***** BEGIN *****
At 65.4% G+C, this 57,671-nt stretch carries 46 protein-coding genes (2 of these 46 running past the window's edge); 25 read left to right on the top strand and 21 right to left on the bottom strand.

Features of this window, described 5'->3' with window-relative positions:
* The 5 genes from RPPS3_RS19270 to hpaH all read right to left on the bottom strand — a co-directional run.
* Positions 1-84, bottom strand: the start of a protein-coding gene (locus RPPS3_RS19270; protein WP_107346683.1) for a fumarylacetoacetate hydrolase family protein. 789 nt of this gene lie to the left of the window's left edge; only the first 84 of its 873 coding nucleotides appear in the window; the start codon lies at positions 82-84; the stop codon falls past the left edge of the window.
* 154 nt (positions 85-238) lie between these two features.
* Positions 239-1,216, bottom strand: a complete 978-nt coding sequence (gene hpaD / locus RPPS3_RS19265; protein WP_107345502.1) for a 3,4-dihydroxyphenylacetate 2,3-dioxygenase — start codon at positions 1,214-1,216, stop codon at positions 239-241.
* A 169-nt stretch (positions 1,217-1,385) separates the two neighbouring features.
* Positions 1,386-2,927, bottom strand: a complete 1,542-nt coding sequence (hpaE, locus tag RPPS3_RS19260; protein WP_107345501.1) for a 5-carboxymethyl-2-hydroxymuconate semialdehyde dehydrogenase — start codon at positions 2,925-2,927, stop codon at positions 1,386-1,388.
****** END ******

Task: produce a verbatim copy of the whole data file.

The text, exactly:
At 65.4% G+C, this 57,671-nt stretch carries 46 protein-coding genes (2 of these 46 running past the window's edge); 25 read left to right on the top strand and 21 right to left on the bottom strand.

Features of this window, described 5'->3' with window-relative positions:
* The 5 genes from RPPS3_RS19270 to hpaH all read right to left on the bottom strand — a co-directional run.
* Positions 1-84, bottom strand: the start of a protein-coding gene (locus RPPS3_RS19270; protein WP_107346683.1) for a fumarylacetoacetate hydrolase family protein. 789 nt of this gene lie to the left of the window's left edge; only the first 84 of its 873 coding nucleotides appear in the window; the start codon lies at positions 82-84; the stop codon falls past the left edge of the window.
* 154 nt (positions 85-238) lie between these two features.
* Positions 239-1,216, bottom strand: a complete 978-nt coding sequence (gene hpaD / locus RPPS3_RS19265; protein WP_107345502.1) for a 3,4-dihydroxyphenylacetate 2,3-dioxygenase — start codon at positions 1,214-1,216, stop codon at positions 239-241.
* A 169-nt stretch (positions 1,217-1,385) separates the two neighbouring features.
* Positions 1,386-2,927, bottom strand: a complete 1,542-nt coding sequence (hpaE, locus tag RPPS3_RS19260; protein WP_107345501.1) for a 5-carboxymethyl-2-hydroxymuconate semialdehyde dehydrogenase — start codon at positions 2,925-2,927, stop codon at positions 1,386-1,388.